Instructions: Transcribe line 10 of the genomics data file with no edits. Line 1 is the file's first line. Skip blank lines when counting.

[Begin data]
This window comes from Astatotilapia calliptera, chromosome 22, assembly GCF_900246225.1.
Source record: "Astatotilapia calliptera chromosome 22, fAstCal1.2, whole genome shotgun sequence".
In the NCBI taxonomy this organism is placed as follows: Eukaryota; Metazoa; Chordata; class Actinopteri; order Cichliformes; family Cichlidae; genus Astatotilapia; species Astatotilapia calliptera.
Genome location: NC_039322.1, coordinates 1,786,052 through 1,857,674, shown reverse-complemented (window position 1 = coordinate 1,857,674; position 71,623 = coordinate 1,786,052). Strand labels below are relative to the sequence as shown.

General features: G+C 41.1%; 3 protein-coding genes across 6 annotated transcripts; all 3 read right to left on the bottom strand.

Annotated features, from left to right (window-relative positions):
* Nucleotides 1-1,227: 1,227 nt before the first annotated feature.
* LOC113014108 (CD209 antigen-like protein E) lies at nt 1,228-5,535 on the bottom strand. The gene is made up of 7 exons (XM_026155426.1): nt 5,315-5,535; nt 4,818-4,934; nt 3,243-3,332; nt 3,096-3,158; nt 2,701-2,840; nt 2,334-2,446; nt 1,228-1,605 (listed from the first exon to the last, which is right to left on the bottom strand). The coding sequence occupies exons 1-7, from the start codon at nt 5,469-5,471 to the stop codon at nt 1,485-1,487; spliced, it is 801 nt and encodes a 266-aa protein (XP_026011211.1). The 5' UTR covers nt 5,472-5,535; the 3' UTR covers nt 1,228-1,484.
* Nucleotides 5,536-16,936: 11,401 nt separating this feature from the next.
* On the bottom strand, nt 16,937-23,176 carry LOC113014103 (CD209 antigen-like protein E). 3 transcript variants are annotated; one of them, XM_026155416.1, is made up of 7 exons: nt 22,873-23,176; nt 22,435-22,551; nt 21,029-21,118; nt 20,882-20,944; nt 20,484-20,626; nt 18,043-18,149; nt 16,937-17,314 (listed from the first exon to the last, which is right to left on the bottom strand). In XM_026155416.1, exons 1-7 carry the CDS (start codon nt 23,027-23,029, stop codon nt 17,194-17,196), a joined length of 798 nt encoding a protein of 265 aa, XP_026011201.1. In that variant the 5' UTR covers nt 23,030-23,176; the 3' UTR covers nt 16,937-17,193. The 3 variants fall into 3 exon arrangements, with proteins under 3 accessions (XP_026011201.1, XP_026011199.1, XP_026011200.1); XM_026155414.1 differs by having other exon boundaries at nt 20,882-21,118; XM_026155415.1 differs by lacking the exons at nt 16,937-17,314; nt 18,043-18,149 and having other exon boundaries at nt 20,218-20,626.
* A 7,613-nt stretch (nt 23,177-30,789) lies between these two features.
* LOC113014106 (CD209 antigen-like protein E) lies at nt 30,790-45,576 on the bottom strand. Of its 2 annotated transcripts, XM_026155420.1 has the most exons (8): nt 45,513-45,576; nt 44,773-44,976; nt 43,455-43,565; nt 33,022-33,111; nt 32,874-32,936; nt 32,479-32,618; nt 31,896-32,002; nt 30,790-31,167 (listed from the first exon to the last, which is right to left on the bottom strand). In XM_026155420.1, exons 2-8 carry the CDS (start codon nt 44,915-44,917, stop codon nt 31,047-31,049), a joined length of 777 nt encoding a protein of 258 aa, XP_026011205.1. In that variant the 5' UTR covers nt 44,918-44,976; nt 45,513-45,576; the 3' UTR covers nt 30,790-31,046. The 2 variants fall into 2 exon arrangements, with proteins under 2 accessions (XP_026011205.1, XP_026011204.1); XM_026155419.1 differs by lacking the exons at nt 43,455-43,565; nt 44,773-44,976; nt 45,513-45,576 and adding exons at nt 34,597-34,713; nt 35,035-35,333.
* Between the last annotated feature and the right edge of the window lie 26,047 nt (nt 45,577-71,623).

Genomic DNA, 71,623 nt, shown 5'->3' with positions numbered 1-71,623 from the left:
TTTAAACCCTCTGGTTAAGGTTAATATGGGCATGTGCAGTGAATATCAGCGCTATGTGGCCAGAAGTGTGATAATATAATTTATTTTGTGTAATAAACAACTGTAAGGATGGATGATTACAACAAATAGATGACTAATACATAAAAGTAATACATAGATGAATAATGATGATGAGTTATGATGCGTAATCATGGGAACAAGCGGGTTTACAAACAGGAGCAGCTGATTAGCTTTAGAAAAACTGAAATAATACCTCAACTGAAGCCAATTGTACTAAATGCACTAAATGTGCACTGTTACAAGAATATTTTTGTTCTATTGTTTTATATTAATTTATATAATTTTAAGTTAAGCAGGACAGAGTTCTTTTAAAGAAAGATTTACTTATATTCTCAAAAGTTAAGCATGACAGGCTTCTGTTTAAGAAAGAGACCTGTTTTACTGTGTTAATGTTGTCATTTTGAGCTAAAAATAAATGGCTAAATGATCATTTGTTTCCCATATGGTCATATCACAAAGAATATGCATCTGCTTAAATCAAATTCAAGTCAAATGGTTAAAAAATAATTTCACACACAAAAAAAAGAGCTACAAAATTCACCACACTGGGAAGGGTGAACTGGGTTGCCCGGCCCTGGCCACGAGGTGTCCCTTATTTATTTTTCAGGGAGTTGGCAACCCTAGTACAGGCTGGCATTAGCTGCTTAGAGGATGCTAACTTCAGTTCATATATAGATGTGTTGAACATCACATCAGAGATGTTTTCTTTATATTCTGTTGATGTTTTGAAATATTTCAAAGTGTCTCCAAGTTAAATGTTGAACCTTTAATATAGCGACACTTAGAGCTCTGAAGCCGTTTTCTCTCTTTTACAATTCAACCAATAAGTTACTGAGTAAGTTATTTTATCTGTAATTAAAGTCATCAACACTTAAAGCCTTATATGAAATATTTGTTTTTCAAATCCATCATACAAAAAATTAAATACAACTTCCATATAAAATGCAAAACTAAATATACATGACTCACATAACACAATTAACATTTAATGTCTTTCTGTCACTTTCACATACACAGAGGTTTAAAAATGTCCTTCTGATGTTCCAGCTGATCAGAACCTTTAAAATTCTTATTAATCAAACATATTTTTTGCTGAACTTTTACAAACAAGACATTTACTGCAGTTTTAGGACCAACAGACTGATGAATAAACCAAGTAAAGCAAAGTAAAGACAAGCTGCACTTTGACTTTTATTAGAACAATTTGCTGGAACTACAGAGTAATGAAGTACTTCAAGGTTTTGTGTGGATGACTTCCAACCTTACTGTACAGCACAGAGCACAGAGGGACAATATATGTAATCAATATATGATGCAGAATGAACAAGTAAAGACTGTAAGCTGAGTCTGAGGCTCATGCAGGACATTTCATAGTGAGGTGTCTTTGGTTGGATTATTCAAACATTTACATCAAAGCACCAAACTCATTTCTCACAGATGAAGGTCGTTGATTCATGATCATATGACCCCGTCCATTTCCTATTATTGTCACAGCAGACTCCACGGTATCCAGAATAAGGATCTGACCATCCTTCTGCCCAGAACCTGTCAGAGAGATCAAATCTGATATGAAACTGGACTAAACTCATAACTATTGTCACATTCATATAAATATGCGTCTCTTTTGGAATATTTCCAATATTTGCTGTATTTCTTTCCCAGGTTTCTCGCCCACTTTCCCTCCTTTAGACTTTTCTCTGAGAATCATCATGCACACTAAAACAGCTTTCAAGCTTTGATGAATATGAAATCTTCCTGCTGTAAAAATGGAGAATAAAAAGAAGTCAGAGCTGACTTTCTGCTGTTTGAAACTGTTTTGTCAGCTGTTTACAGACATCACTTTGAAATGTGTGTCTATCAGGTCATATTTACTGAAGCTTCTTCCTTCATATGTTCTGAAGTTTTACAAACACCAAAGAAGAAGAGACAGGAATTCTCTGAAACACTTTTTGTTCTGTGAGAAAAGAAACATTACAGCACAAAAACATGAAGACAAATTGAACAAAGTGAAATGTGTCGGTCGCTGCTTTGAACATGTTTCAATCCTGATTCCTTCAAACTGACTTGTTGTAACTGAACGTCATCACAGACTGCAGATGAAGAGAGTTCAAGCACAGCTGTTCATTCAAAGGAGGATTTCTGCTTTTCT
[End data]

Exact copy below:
* On the bottom strand, nt 16,937-23,176 carry LOC113014103 (CD209 antigen-like protein E). 3 transcript variants are annotated; one of them, XM_026155416.1, is made up of 7 exons: nt 22,873-23,176; nt 22,435-22,551; nt 21,029-21,118; nt 20,882-20,944; nt 20,484-20,626; nt 18,043-18,149; nt 16,937-17,314 (listed from the first exon to the last, which is right to left on the bottom strand). In XM_026155416.1, exons 1-7 carry the CDS (start codon nt 23,027-23,029, stop codon nt 17,194-17,196), a joined length of 798 nt encoding a protein of 265 aa, XP_026011201.1. In that variant the 5' UTR covers nt 23,030-23,176; the 3' UTR covers nt 16,937-17,193. The 3 variants fall into 3 exon arrangements, with proteins under 3 accessions (XP_026011201.1, XP_026011199.1, XP_026011200.1); XM_026155414.1 differs by having other exon boundaries at nt 20,882-21,118; XM_026155415.1 differs by lacking the exons at nt 16,937-17,314; nt 18,043-18,149 and having other exon boundaries at nt 20,218-20,626.